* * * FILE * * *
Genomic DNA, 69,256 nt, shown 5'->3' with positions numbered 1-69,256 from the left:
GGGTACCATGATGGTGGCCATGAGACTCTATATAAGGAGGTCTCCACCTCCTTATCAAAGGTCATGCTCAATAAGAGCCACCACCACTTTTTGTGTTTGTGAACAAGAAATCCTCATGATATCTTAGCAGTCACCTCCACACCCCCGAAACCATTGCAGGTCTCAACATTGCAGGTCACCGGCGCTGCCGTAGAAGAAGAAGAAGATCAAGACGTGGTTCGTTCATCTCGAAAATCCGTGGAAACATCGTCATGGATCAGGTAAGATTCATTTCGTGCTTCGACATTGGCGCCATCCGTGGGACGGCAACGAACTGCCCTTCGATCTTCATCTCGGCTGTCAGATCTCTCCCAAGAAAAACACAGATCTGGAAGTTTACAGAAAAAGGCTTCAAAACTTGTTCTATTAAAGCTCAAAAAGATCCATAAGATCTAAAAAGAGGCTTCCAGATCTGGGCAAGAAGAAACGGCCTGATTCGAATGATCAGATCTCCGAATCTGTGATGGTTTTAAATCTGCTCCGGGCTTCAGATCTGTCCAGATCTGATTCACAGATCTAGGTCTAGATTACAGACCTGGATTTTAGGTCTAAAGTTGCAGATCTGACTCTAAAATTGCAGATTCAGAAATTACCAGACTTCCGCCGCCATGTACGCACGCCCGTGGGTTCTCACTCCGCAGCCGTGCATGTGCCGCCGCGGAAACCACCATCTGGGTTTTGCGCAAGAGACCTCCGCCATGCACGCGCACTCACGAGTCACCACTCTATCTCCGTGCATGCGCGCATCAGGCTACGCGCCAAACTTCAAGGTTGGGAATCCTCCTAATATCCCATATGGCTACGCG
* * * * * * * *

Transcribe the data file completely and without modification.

Genomic DNA, 69,256 nt, shown 5'->3' with positions numbered 1-69,256 from the left:
GGGTACCATGATGGTGGCCATGAGACTCTATATAAGGAGGTCTCCACCTCCTTATCAAAGGTCATGCTCAATAAGAGCCACCACCACTTTTTGTGTTTGTGAACAAGAAATCCTCATGATATCTTAGCAGTCACCTCCACACCCCCGAAACCATTGCAGGTCTCAACATTGCAGGTCACCGGCGCTGCCGTAGAAGAAGAAGAAGATCAAGACGTGGTTCGTTCATCTCGAAAATCCGTGGAAACATCGTCATGGATCAGGTAAGATTCATTTCGTGCTTCGACATTGGCGCCATCCGTGGGACGGCAACGAACTGCCCTTCGATCTTCATCTCGGCTGTCAGATCTCTCCCAAGAAAAACACAGATCTGGAAGTTTACAGAAAAAGGCTTCAAAACTTGTTCTATTAAAGCTCAAAAAGATCCATAAGATCTAAAAAGAGGCTTCCAGATCTGGGCAAGAAGAAACGGCCTGATTCGAATGATCAGATCTCCGAATCTGTGATGGTTTTAAATCTGCTCCGGGCTTCAGATCTGTCCAGATCTGATTCACAGATCTAGGTCTAGATTACAGACCTGGATTTTAGGTCTAAAGTTGCAGATCTGACTCTAAAATTGCAGATTCAGAAATTACCAGACTTCCGCCGCCATGTACGCACGCCCGTGGGTTCTCACTCCGCAGCCGTGCATGTGCCGCCGCGGAAACCACCATCTGGGTTTTGCGCAAGAGACCTCCGCCATGCACGCGCACTCACGAGTCACCACTCTATCTCCGTGCATGCGCGCATCAGGCTACGCGCCAAACTTCAAGGTTGGGAATCCTCCTAATATCCCATATGGCTACGCG